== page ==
Even though I may live far from some of my favorite people, I still try my best to stay connected. Seven years ago, I set a goal to write one letter a week to someone I love because who doesn’t want to open something in the mail other than bills and ads.
This weekly habit has become a part of my relationship building. I’m so nerdy about mail that I can even recognize my friends’ handwriting on the envelope the moment I pull it out of the mailbox. I get so giddy when the mail comes. I run to my favorite place and immediately rip open the letter to indulge in the sweet words and encouragements of my friends and family.
Handwritten letters are different than emails/texts/facebook because they allow you to express your creativity. Whether you include an old photo, make the card yourself, or even take it up a notch with calligraphy, there is a sense of YOUniqueness to sending and receiving mail.
If you are new to letter writing, it can be intimidating. What to say? Where to start? Who to send it to? Here are ways to become your mail carriers best friend and show your intentionality to your people:
Invest in stamps. If you don’t have stamps at your desk, you will never get around to sending the letter. Next time you make your grocery list, add stamps and ask the cashier for a booklet. If not, you might as well go ahead and buy those cards that say “Sorry, for sending your birthday card so late”—accepting your tendency to procrastinate.
Build up your address book. Duh. Start one. You’re an adult now!
When to send or not to send? Every occasion, I say. My favorites are the Just For Fun cards because people need love every day. Begin to keep dates in mind: Birthdays, Christmas, Galentines Day, Graduations, Congratulations, New Babies, and always—Thank Yous.
Choose cards that speak to you. Stationary is an art these days, and I cannot seem to get enough of it. I would love to spend all my money on cards. There are so many unique boutiques and online stores that are making funny, meaningful, and beautiful stationary. Pick a card you know a friend will giggle over or a postcard that has just the right amount of gold swirls.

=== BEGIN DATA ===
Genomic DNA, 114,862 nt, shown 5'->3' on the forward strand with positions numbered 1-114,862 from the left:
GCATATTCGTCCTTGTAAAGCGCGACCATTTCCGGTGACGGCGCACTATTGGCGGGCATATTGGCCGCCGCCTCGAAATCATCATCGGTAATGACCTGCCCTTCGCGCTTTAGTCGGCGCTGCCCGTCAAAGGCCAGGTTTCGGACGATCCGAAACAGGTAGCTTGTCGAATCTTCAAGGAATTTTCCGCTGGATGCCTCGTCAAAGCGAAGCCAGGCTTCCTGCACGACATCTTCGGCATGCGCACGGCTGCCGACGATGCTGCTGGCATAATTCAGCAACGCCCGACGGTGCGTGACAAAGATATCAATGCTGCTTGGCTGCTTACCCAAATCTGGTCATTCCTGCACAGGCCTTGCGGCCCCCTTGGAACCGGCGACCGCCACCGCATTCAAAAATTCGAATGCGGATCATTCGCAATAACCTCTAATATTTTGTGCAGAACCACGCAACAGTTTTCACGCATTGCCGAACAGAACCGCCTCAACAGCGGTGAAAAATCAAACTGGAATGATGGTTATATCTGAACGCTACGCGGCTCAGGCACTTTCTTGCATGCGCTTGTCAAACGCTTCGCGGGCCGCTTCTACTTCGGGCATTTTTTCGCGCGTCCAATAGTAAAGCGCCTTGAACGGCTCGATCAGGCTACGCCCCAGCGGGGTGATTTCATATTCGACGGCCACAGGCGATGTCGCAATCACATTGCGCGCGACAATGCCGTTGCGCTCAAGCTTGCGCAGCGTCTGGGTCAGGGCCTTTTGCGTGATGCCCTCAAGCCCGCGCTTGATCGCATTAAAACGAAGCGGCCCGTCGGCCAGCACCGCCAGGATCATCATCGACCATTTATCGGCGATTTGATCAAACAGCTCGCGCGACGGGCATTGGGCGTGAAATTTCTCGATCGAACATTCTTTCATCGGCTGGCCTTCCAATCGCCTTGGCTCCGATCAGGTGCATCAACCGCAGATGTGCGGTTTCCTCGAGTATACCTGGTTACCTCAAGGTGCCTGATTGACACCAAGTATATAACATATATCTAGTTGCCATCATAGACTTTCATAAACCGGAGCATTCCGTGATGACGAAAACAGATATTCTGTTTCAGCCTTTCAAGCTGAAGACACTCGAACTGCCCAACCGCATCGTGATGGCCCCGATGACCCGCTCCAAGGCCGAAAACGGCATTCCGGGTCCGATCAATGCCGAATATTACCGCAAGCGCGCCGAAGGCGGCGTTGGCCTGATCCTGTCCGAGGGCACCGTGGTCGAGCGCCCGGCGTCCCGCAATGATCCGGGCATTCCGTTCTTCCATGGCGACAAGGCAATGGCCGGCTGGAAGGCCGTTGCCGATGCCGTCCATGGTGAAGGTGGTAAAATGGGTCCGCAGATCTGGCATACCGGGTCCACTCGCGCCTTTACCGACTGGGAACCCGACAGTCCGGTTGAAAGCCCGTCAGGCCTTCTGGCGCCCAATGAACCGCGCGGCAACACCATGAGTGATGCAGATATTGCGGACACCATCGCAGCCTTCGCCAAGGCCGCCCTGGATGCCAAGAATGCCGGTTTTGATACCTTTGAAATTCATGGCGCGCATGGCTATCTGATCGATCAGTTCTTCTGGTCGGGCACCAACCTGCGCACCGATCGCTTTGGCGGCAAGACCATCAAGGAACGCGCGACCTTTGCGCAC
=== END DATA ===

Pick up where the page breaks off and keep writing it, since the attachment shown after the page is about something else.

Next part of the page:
Including the polite questions? Bye Felicia! When you are meeting a friend in-person, it is polite to share the conversation by asking them questions about their family, their job, and their recent haircut. But, when you are sending a letter, leave the cordial questions out. Typically, they demonstrate your lack of what to say and your receiver really wants to be updated on you.
Bullet points=fun in a list! A friend of mine started ending her letters with bullet points about her new favorite things, a song she couldn’t get out of her head, or a new book she was reading. I fell in love with the bullet points of fun facts. They are fun, quick, and personal.
Create a habit. Letter writing has become a hobby, something I take delight in during my free time. For you, it may be helpful to mark it on your calendar as a friendly reminder of when to send out your letters.
Intentional encouragements are a must. Letters may feel like you are talking all about you, so include a personal encouragement. Thank a friend/family member for a recent visit or congratulate them on a fun accomplishment (your ability to ace your first test in Law School amazes me). Remind them of why you love being friends with them or just pick a character quality that you appreciate.
Write out a prayer. One of my friends includes an extra (hot pink) paper in her cards that have a written prayer for her friend. I know personally, it is a gift to physically see the words she has prayed over me. Let’s also use letters to point others towards Christ.